-- Kevin Rollins, President and CEO, Dell Inc.
"This book can change lives. Covey helps us understand how to nurture and inspire immediate trust in every encounter, which is the foundation for true and lasting success in life. A very interesting and enlightening read."
-- Larry King
"Covey brilliantly focuses on that overlooked bedrock of democratic capitalism -- trust. Like the air we breathe, we too often take this critical intangible for granted. As Covey makes clear, we do so at our ultimate competitive peril."
-- Steve Forbes, President and CEO, Forbes
"Want to be an irresistible positive force? Combine personal responsibility with compassion and respect for others. Want to know how to do this perfectly? Read The Speed of Trust."
-- Dr. Laura Schlessinger, internationally syndicated radio host and author of The Proper Care and Feeding of Marriage
"Covey's book underscores the single most important factor -- the substrate -- that will determine the success (or failure) of any organization in the 21st century: TRUST. This is a powerful read: brave, imaginative, amazingly prescient, and backed up by empirical and analytical heft. A must-read for anyone in a position of responsibility, from a support group to a global corporation."
-- Warren Bennis, Distinguished Professor of Business Administration, USC, and author of On Becoming a Leader
"This much-needed book provides many practical examples of how greater trust produces better results, at less cost, sooner -- at work and in life. It's invaluable."
-- Spencer Johnson, M.D., author of Who Moved My Cheese? and coauthor of The One Minute Manager
"Stephen Covey's work changed the world. I'd bet the price of this exciting book and more that his son, Stephen M. R. Covey, will have at least as much impact. The Speed of Trust is an amazing book, starting with its novel and powerful title -- my greatest wonder was why it hadn't been written before. From the epigraph -- 'Speed happens when people truly trust each other' -- to the closing bell, this is a book worth savoring -- and implementing."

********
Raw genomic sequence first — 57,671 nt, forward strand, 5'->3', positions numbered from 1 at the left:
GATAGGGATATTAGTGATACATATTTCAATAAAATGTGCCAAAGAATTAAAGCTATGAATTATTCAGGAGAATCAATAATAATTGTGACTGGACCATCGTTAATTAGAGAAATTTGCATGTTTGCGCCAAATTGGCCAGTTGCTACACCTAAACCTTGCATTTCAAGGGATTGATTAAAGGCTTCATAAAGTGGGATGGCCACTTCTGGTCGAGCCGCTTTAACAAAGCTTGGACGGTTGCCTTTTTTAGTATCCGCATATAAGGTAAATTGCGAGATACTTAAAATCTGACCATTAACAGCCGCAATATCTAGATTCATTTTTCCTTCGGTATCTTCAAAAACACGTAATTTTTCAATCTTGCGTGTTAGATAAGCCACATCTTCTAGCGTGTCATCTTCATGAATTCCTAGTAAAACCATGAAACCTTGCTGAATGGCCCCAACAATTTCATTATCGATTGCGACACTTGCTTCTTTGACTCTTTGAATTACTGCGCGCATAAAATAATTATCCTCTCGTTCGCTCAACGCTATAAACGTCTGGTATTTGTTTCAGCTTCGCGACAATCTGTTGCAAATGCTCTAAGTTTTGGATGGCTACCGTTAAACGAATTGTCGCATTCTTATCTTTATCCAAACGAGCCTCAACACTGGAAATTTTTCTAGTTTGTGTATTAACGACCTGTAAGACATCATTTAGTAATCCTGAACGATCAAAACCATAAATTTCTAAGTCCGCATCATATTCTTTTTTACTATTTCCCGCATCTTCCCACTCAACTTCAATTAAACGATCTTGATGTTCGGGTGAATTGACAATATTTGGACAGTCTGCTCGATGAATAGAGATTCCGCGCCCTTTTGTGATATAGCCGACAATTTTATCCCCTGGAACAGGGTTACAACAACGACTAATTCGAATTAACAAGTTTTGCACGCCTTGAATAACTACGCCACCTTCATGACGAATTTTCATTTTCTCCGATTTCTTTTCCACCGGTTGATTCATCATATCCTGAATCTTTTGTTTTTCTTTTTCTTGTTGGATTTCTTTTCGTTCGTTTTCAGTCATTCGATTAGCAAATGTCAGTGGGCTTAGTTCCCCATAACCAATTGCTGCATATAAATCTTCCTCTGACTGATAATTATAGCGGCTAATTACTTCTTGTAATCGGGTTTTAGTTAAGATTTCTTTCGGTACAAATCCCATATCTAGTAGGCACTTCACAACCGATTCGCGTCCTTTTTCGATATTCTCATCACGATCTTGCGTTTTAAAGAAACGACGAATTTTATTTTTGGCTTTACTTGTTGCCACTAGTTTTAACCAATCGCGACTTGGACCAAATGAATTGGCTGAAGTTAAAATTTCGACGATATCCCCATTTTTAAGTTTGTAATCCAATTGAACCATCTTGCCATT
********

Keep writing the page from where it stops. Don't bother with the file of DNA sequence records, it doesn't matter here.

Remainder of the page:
-- Tom Peters
"When I received this book and was asked to read it and offer my comments, my first impulse was, 'I don't have the time.' However, as I read the foreword, then the first few chapters, I could not put it down. It is exactly what business leaders need today. This book gets to the core roots of ethical behavior and integrity and how 'trusted' leaders and organizations do things better, faster, and at lower cost. Everyone should make the time to read this book."
-- Nolan D. Archibald, Chairman and CEO, The Black & Decker Corporation
"I am happier when I am trusted, and I bet you are too. Covey has done a masterful job teaching that trust is conditioned on our behavior and that we can consciously shift our behavior to deserve trust. This one realization can change your life. This is the best book by a Covey since 7 Habits."
-- Richard Carlson, Ph.D., author of Don't Sweat the Small Stuff and Don't Get Scrooged